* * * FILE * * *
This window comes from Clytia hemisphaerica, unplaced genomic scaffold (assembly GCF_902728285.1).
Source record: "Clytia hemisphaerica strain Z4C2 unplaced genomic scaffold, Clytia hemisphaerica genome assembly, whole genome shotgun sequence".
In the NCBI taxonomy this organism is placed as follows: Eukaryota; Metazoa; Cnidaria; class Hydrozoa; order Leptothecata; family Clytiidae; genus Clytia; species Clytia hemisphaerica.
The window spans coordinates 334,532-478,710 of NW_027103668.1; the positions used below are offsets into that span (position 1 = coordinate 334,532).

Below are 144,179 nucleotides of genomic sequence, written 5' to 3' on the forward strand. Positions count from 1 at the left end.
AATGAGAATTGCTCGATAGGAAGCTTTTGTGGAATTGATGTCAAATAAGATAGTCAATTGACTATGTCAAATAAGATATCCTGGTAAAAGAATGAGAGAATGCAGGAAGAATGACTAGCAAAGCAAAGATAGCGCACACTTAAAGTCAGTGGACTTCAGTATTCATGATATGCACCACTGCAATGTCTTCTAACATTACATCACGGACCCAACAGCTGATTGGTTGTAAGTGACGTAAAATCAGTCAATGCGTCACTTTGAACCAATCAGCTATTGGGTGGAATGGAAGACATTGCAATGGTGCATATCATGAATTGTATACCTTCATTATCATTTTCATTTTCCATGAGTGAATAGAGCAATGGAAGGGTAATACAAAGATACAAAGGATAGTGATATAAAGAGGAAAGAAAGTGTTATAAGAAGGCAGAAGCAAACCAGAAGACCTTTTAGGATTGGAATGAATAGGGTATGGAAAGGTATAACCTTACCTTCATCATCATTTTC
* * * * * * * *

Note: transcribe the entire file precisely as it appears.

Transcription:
This window comes from Clytia hemisphaerica, unplaced genomic scaffold (assembly GCF_902728285.1).
Source record: "Clytia hemisphaerica strain Z4C2 unplaced genomic scaffold, Clytia hemisphaerica genome assembly, whole genome shotgun sequence".
In the NCBI taxonomy this organism is placed as follows: Eukaryota; Metazoa; Cnidaria; class Hydrozoa; order Leptothecata; family Clytiidae; genus Clytia; species Clytia hemisphaerica.
The window spans coordinates 334,532-478,710 of NW_027103668.1; the positions used below are offsets into that span (position 1 = coordinate 334,532).

Below are 144,179 nucleotides of genomic sequence, written 5' to 3' on the forward strand. Positions count from 1 at the left end.
AATGAGAATTGCTCGATAGGAAGCTTTTGTGGAATTGATGTCAAATAAGATAGTCAATTGACTATGTCAAATAAGATATCCTGGTAAAAGAATGAGAGAATGCAGGAAGAATGACTAGCAAAGCAAAGATAGCGCACACTTAAAGTCAGTGGACTTCAGTATTCATGATATGCACCACTGCAATGTCTTCTAACATTACATCACGGACCCAACAGCTGATTGGTTGTAAGTGACGTAAAATCAGTCAATGCGTCACTTTGAACCAATCAGCTATTGGGTGGAATGGAAGACATTGCAATGGTGCATATCATGAATTGTATACCTTCATTATCATTTTCATTTTCCATGAGTGAATAGAGCAATGGAAGGGTAATACAAAGATACAAAGGATAGTGATATAAAGAGGAAAGAAAGTGTTATAAGAAGGCAGAAGCAAACCAGAAGACCTTTTAGGATTGGAATGAATAGGGTATGGAAAGGTATAACCTTACCTTCATCATCATTTTC